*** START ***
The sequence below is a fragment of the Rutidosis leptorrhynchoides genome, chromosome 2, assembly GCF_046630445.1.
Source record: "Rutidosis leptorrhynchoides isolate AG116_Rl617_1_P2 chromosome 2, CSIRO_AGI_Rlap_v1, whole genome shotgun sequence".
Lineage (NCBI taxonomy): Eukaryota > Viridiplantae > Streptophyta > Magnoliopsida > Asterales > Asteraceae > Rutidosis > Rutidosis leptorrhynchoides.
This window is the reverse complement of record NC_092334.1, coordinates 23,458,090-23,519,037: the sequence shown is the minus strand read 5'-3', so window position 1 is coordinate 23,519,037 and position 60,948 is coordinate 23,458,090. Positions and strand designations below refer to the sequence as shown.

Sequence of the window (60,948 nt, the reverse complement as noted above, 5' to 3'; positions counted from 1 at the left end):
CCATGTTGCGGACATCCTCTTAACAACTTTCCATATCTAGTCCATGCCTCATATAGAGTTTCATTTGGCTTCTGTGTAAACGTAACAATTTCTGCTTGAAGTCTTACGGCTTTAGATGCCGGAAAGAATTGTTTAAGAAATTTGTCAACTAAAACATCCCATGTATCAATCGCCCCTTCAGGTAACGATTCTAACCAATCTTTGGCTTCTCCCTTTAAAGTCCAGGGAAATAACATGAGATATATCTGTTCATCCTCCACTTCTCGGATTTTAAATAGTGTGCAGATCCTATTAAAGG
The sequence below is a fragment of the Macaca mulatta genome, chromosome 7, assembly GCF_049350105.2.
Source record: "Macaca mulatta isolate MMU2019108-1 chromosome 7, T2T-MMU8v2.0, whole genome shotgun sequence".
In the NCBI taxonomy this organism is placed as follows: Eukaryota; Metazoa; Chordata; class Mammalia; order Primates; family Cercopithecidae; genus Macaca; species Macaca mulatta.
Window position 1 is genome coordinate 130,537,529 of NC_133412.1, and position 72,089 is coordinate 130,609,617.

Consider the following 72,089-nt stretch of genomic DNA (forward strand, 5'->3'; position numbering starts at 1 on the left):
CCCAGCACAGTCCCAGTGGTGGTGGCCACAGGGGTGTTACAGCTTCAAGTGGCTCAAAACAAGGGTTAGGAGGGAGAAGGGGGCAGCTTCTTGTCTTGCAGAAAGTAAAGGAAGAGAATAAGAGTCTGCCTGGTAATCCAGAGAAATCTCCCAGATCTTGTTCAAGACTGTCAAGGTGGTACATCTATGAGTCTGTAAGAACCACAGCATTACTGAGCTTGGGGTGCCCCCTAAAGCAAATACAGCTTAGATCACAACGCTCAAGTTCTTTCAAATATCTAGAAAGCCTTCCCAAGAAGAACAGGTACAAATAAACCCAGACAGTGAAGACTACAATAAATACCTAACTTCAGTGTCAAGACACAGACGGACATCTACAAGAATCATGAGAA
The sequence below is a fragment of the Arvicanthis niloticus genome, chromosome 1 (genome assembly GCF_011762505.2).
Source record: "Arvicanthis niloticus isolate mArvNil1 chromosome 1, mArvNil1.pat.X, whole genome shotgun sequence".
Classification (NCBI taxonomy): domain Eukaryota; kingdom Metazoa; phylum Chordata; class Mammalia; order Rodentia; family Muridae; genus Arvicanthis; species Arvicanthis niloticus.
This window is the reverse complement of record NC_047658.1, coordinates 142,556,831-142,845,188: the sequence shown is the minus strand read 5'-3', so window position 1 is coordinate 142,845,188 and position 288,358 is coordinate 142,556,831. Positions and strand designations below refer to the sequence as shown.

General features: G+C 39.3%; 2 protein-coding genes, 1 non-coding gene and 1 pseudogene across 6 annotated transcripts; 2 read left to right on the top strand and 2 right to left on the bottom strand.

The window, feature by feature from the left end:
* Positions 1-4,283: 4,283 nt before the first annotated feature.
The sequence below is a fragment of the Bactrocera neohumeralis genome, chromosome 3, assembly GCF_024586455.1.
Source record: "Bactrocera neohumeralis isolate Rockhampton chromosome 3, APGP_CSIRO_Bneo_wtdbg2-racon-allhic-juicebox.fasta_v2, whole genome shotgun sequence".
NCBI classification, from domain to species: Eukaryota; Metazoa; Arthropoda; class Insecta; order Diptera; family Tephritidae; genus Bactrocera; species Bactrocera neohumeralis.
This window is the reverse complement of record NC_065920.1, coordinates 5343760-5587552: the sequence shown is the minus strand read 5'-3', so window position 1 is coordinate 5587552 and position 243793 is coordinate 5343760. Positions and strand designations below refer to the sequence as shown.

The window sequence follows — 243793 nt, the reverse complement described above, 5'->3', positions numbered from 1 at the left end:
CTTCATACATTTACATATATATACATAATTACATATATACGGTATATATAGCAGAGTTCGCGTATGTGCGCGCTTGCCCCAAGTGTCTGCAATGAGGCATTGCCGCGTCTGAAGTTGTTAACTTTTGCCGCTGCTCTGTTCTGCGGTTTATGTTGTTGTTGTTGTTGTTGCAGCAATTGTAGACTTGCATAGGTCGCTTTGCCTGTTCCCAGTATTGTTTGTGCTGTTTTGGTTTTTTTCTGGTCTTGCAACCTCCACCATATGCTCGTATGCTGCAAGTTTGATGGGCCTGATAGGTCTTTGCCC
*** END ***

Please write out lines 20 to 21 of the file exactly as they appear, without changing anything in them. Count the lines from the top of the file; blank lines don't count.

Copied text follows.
The sequence below is a fragment of the Bactrocera neohumeralis genome, chromosome 3, assembly GCF_024586455.1.
Source record: "Bactrocera neohumeralis isolate Rockhampton chromosome 3, APGP_CSIRO_Bneo_wtdbg2-racon-allhic-juicebox.fasta_v2, whole genome shotgun sequence".